The Official Report states that there were a total of 21 competitors, divided into three groups; there should therefore have been 7 athletes in each heat. The Official Report names only the top two runners, Lane and Szokolyi.[5] Butler writes that the first heat had "two Hungarians, a Chilian, a Frenchman, a German, an Englishman and an American."[6] Mallon & Widlund list Lane, Szokolyi, Gmelin, Grisel, and Doerry. Megede places André Tournois as the French competitor, rather than Grisel (who Megede does not list at all), omits Doerry (who Megede puts in heat 2), and includes Leonidasz Manno and Luis Subercaseaux.[7] Olympedia follows Mallon & Widlund, also including Manno, Tournois, and Subercaseaux in a list of non-starters not attached to particular heats (this list includes 12 athletes, bringing Olympedia's total entrants to 27 rather than 21).[1]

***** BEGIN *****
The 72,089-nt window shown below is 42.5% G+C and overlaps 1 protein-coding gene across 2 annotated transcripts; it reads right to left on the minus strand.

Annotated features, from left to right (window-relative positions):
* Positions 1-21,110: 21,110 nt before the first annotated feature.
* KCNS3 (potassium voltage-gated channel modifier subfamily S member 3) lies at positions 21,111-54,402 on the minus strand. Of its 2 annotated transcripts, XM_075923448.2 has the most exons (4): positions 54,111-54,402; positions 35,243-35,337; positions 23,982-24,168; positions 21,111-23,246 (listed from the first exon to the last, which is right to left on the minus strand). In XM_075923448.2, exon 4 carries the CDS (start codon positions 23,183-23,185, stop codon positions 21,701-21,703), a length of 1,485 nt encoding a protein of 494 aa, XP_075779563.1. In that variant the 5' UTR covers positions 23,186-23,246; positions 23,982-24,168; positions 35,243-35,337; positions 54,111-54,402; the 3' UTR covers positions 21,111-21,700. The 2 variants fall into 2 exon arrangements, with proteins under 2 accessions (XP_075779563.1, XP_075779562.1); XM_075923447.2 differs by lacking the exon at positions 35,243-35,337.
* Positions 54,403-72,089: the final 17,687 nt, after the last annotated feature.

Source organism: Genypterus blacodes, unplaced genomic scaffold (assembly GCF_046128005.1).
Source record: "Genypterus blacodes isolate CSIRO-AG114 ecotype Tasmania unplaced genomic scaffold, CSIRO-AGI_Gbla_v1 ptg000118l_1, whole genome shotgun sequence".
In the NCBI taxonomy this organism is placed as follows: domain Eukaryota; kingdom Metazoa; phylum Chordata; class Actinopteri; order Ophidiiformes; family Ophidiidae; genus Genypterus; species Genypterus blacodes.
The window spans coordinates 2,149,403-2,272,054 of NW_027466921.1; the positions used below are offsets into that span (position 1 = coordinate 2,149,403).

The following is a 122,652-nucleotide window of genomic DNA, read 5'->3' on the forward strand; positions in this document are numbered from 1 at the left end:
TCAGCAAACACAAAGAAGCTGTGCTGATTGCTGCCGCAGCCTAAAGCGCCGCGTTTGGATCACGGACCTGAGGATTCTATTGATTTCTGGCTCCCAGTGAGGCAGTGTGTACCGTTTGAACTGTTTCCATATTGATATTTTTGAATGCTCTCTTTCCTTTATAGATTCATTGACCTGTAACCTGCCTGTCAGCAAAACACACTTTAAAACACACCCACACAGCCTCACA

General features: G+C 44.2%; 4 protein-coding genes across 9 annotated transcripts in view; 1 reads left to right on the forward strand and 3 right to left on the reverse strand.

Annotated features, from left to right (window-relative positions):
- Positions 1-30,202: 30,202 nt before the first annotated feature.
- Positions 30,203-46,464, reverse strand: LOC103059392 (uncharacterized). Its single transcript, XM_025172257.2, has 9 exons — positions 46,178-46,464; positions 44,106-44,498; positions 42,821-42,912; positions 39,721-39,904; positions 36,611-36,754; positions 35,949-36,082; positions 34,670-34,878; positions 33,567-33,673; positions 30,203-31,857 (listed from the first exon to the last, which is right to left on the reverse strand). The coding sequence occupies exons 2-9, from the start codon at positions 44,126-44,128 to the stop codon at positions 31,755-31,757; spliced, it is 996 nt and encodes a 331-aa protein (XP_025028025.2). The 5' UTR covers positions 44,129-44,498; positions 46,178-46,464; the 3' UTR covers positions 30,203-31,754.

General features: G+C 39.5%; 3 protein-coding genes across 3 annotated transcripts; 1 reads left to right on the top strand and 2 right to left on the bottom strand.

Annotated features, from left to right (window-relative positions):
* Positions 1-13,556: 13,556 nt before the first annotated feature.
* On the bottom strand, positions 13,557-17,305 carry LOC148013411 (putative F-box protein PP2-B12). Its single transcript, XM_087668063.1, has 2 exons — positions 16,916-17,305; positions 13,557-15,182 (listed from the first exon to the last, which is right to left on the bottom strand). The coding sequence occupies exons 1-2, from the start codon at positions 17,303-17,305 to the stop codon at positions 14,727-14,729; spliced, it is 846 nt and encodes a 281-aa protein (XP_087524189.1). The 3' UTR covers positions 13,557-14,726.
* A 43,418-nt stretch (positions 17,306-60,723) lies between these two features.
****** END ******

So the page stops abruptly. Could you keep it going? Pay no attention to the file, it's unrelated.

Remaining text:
Rank Athlete Nation Time Notes
1 Francis Lane   United States 12.2 Q, OR
2 Alajos Szokolyi   Hungary 12.8 Q
3 Charles Gmelin   Great Britain 12.9
4 Adolphe Grisel   France Unknown
5 Kurt Doerry   Germany Unknown
Leonidasz Manno   Hungary DNS
Luis Subercaseaux   Chile DNS

Heat 2Edit